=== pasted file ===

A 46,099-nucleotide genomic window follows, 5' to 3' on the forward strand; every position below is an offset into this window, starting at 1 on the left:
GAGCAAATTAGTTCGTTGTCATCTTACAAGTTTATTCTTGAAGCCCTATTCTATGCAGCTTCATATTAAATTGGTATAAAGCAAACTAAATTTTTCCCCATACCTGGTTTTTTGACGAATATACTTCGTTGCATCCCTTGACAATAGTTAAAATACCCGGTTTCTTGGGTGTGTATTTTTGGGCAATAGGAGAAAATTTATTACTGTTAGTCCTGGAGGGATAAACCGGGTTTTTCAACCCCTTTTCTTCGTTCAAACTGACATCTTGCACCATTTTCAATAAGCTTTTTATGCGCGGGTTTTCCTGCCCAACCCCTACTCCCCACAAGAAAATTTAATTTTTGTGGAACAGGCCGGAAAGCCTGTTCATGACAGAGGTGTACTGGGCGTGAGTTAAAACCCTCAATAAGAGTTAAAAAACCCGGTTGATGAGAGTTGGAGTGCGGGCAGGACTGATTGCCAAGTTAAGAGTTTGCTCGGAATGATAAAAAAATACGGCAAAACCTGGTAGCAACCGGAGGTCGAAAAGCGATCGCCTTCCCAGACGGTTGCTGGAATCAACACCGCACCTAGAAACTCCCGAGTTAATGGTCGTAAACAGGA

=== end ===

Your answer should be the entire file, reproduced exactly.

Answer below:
A 46,099-nucleotide genomic window follows, 5' to 3' on the forward strand; every position below is an offset into this window, starting at 1 on the left:
GAGCAAATTAGTTCGTTGTCATCTTACAAGTTTATTCTTGAAGCCCTATTCTATGCAGCTTCATATTAAATTGGTATAAAGCAAACTAAATTTTTCCCCATACCTGGTTTTTTGACGAATATACTTCGTTGCATCCCTTGACAATAGTTAAAATACCCGGTTTCTTGGGTGTGTATTTTTGGGCAATAGGAGAAAATTTATTACTGTTAGTCCTGGAGGGATAAACCGGGTTTTTCAACCCCTTTTCTTCGTTCAAACTGACATCTTGCACCATTTTCAATAAGCTTTTTATGCGCGGGTTTTCCTGCCCAACCCCTACTCCCCACAAGAAAATTTAATTTTTGTGGAACAGGCCGGAAAGCCTGTTCATGACAGAGGTGTACTGGGCGTGAGTTAAAACCCTCAATAAGAGTTAAAAAACCCGGTTGATGAGAGTTGGAGTGCGGGCAGGACTGATTGCCAAGTTAAGAGTTTGCTCGGAATGATAAAAAAATACGGCAAAACCTGGTAGCAACCGGAGGTCGAAAAGCGATCGCCTTCCCAGACGGTTGCTGGAATCAACACCGCACCTAGAAACTCCCGAGTTAATGGTCGTAAACAGGA